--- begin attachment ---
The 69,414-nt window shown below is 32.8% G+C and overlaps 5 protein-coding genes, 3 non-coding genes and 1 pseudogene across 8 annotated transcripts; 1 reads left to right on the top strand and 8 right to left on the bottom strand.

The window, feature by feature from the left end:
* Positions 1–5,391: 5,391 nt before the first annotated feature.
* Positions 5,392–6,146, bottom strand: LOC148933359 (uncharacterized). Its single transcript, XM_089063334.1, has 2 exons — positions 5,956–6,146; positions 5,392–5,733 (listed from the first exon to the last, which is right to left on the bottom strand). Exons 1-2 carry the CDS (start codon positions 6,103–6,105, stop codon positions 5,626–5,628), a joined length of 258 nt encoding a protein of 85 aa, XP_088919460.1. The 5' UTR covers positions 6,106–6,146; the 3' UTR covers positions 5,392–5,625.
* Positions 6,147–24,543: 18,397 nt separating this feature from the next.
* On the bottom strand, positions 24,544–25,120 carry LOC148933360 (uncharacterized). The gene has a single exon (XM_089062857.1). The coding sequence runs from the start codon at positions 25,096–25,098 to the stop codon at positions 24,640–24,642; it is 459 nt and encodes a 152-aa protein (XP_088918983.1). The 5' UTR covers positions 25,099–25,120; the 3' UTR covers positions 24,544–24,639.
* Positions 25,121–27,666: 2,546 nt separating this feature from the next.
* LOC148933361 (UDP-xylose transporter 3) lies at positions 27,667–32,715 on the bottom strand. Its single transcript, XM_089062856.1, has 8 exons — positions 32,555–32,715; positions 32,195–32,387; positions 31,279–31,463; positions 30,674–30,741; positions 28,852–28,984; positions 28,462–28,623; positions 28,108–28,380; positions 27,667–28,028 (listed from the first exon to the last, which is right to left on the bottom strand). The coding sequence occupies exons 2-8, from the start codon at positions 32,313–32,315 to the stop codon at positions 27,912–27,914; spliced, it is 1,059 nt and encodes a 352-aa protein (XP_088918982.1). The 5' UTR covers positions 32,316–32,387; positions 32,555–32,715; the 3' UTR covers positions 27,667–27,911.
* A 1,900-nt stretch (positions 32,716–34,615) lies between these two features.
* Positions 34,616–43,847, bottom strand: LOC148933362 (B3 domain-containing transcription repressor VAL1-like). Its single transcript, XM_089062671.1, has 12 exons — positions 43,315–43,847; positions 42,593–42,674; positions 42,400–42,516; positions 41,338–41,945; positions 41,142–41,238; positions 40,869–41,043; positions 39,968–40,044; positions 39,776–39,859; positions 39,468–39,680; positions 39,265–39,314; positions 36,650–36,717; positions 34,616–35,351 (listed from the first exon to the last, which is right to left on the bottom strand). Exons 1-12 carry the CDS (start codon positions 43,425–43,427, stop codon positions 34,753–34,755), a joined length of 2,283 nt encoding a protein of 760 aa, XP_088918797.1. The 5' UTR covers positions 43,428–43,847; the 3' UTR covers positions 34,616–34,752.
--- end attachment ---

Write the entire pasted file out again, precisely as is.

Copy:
The 69,414-nt window shown below is 32.8% G+C and overlaps 5 protein-coding genes, 3 non-coding genes and 1 pseudogene across 8 annotated transcripts; 1 reads left to right on the top strand and 8 right to left on the bottom strand.

The window, feature by feature from the left end:
* Positions 1–5,391: 5,391 nt before the first annotated feature.
* Positions 5,392–6,146, bottom strand: LOC148933359 (uncharacterized). Its single transcript, XM_089063334.1, has 2 exons — positions 5,956–6,146; positions 5,392–5,733 (listed from the first exon to the last, which is right to left on the bottom strand). Exons 1-2 carry the CDS (start codon positions 6,103–6,105, stop codon positions 5,626–5,628), a joined length of 258 nt encoding a protein of 85 aa, XP_088919460.1. The 5' UTR covers positions 6,106–6,146; the 3' UTR covers positions 5,392–5,625.
* Positions 6,147–24,543: 18,397 nt separating this feature from the next.
* On the bottom strand, positions 24,544–25,120 carry LOC148933360 (uncharacterized). The gene has a single exon (XM_089062857.1). The coding sequence runs from the start codon at positions 25,096–25,098 to the stop codon at positions 24,640–24,642; it is 459 nt and encodes a 152-aa protein (XP_088918983.1). The 5' UTR covers positions 25,099–25,120; the 3' UTR covers positions 24,544–24,639.
* Positions 25,121–27,666: 2,546 nt separating this feature from the next.
* LOC148933361 (UDP-xylose transporter 3) lies at positions 27,667–32,715 on the bottom strand. Its single transcript, XM_089062856.1, has 8 exons — positions 32,555–32,715; positions 32,195–32,387; positions 31,279–31,463; positions 30,674–30,741; positions 28,852–28,984; positions 28,462–28,623; positions 28,108–28,380; positions 27,667–28,028 (listed from the first exon to the last, which is right to left on the bottom strand). The coding sequence occupies exons 2-8, from the start codon at positions 32,313–32,315 to the stop codon at positions 27,912–27,914; spliced, it is 1,059 nt and encodes a 352-aa protein (XP_088918982.1). The 5' UTR covers positions 32,316–32,387; positions 32,555–32,715; the 3' UTR covers positions 27,667–27,911.
* A 1,900-nt stretch (positions 32,716–34,615) lies between these two features.
* Positions 34,616–43,847, bottom strand: LOC148933362 (B3 domain-containing transcription repressor VAL1-like). Its single transcript, XM_089062671.1, has 12 exons — positions 43,315–43,847; positions 42,593–42,674; positions 42,400–42,516; positions 41,338–41,945; positions 41,142–41,238; positions 40,869–41,043; positions 39,968–40,044; positions 39,776–39,859; positions 39,468–39,680; positions 39,265–39,314; positions 36,650–36,717; positions 34,616–35,351 (listed from the first exon to the last, which is right to left on the bottom strand). Exons 1-12 carry the CDS (start codon positions 43,425–43,427, stop codon positions 34,753–34,755), a joined length of 2,283 nt encoding a protein of 760 aa, XP_088918797.1. The 5' UTR covers positions 43,428–43,847; the 3' UTR covers positions 34,616–34,752.